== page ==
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The Secrets of the Stars

What are the stars telling us? Stars reveal the stories about the space around them, our planet, and ourselves. They come in different sizes and colors, both of which can tell us the age and temperature of the sun. Humans are very good at recognizing patterns and for millennia we have observed the positions of the sky and learned to orient ourselves with them. Stars are the forgers of elements, creating the materials needed to form other stars, planets, and even life. So, what are the secrets of the stars? Let’s get into it!

Our sun is really big. It's about 110x larger than the earth, or more specifically 864,000 miles (1,400,000 km) in diameter. But it is not even close to the biggest star in the known universe. The award for the largest star goes to a star called UY Scuti, which is a red giant and 1,500 times larger than the diameter of the sun at 1.5 billion miles (2.4 billion km). But our sun is also not the smallest star. That title goes to an easy to remember star called EBLM J0555-57Ab. This star is just about as big as the planet Neptune, with a diameter of about 37,000 miles (59,000 km). Although they are similar sizes, EBLM J0555-57Ab is still 250 times more massive than Saturn. A sun relies on its high mass to generate the conditions needed to fuse hydrogen into helium so scientists think that that star is as small as they can get.

When we are asked to draw the sun and stars as a kid our go to color is yellow. But stars can be many colors, and those colors reveal lots of information about the stars including the temperature and a little less reliably the age. Maybe a little counterintuitive to us earthlings, the blue stars are hotter and younger, and the red stars are cooler and older. Blue stars burn at around 45,000F (25000C). This is usually done early in the sun’s life and if it remains like that it burns out relatively quickly, which is why these stars are younger. Red stars on the other hand form as a star is dying and expands, making red giants. As they run out of fuel, they burn cooler and expand, which makes huge stars like UY Scuti mentioned earlier. Red stars burn around 5000F (2700C). Our sun is yellow and burns at about 10,000F (5700C). There are also orange stars (6700F, 3700C), and white stars (17,500F, 9700C), but no purple or green stars.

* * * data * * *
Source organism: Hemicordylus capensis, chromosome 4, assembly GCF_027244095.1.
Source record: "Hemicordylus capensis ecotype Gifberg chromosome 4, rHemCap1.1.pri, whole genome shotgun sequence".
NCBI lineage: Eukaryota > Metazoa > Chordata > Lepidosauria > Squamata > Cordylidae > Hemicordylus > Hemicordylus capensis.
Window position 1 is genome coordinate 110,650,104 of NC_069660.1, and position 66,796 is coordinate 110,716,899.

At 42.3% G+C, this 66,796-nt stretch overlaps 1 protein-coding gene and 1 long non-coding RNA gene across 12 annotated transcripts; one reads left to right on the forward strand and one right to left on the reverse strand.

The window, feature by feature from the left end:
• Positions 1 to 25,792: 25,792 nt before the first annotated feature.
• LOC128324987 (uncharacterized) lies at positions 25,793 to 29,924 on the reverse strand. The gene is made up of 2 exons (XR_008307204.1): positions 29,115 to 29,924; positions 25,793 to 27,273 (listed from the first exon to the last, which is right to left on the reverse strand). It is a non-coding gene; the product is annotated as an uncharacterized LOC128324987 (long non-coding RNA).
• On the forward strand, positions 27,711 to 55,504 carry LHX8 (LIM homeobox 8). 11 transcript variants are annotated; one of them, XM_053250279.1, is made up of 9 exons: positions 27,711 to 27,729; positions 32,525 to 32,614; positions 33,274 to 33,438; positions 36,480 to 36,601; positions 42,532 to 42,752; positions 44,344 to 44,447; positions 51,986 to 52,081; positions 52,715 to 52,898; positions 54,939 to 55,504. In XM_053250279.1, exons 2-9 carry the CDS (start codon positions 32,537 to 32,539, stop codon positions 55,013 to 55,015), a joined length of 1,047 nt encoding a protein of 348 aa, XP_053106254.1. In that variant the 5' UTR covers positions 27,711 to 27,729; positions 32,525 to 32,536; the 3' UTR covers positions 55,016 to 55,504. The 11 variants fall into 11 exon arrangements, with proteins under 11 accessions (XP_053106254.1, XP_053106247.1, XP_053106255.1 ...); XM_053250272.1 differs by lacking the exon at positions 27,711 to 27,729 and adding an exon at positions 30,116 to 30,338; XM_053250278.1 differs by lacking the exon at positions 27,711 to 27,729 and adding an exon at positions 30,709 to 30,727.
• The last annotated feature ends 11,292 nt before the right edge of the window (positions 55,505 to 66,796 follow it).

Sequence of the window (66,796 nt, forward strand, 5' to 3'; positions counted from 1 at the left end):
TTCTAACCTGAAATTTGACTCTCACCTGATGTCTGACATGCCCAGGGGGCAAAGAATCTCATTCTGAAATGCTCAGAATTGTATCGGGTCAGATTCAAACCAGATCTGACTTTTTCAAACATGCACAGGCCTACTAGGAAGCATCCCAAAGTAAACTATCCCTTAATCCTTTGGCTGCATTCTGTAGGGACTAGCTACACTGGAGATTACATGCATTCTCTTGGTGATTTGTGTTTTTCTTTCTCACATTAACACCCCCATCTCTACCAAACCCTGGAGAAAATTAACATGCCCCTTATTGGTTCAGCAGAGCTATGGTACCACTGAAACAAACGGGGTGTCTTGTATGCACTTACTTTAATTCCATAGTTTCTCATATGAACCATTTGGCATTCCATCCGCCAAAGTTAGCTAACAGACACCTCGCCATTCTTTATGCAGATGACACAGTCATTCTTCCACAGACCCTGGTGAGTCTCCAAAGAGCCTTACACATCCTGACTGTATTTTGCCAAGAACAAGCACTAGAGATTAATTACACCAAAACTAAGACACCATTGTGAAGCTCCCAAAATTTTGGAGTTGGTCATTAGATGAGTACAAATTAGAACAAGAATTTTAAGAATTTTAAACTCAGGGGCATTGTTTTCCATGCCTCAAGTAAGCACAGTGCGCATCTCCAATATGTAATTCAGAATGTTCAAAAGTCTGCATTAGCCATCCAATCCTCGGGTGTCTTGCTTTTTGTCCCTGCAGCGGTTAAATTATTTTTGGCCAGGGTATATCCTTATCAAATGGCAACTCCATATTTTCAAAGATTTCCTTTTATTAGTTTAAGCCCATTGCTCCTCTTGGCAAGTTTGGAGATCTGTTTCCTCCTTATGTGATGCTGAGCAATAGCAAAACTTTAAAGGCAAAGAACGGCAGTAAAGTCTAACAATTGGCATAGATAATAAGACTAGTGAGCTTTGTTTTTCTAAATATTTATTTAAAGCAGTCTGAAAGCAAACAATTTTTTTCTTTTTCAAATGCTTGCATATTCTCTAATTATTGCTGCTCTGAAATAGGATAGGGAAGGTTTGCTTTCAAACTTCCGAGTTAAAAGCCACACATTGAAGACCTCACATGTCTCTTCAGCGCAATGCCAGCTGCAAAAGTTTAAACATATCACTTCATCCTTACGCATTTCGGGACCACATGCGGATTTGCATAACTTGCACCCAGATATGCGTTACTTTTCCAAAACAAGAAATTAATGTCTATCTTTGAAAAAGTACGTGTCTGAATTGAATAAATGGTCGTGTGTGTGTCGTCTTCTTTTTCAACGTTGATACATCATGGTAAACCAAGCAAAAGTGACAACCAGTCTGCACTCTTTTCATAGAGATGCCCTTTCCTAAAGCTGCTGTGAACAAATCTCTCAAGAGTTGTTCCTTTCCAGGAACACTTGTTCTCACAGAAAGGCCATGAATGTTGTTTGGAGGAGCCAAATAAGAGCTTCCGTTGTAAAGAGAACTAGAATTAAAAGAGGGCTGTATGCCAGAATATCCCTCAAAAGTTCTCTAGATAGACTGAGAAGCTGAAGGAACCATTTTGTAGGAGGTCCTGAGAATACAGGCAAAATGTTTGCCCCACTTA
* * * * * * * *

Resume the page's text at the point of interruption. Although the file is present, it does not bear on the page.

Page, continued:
The sky is filled with stars. The night sky is filled with thousands of stars, and it can be difficult to spot the more well known and notable stars. For example, Polaris is a star visible in the northern hemisphere that has been used for centuries to orient and navigate, but the star itself doesn’t really stand out. If you can find the big dipper, take the distance between the two stars on the side of the pan opposite the handle, and then move five times that distance in the direction that line points in, and then you’ll find a simple star with a big significance. Polaris sits on the earth’s axis, so it remains close enough to the north to make it a reliable tool for navigation. Another notable star is Betelgeuse, which is 700x larger than our sun. This star can be found on the left side of the constellation Orion, sitting on his right shoulder. Because it is a red giant, it can be seen with an orange/red glow.

Have you ever heard people say that you are made of stardust? Because it is true. Many of the elements found in our bodies, including oxygen and carbon are forged in stars through the combination of elements in the process of fusion. Then the elements larger than iron are created during the spectacular supernova death of a star when the sun bursts open and sends the elements out into the galaxy. If the conditions are just right, such as they are for earth, these elements form together to create life. So yes, you are a star!

Stars tell stories. Whether it's about themselves, or the space around them, or even in regards to our own planet and our bodies, stars reveal information that allows us to understand what is going on around us. On the next clear night, take a look at the stars and see if you can notice the faint hues or blues or reds. Can you find Polaris to orient yourself towards the north? Stars are massive balls of gas forging the ingredients of the universe in a spectacular show of color. That is where we come from.

Star Sizes

Star Colors

Notable Stars

We Are Made of Stardust

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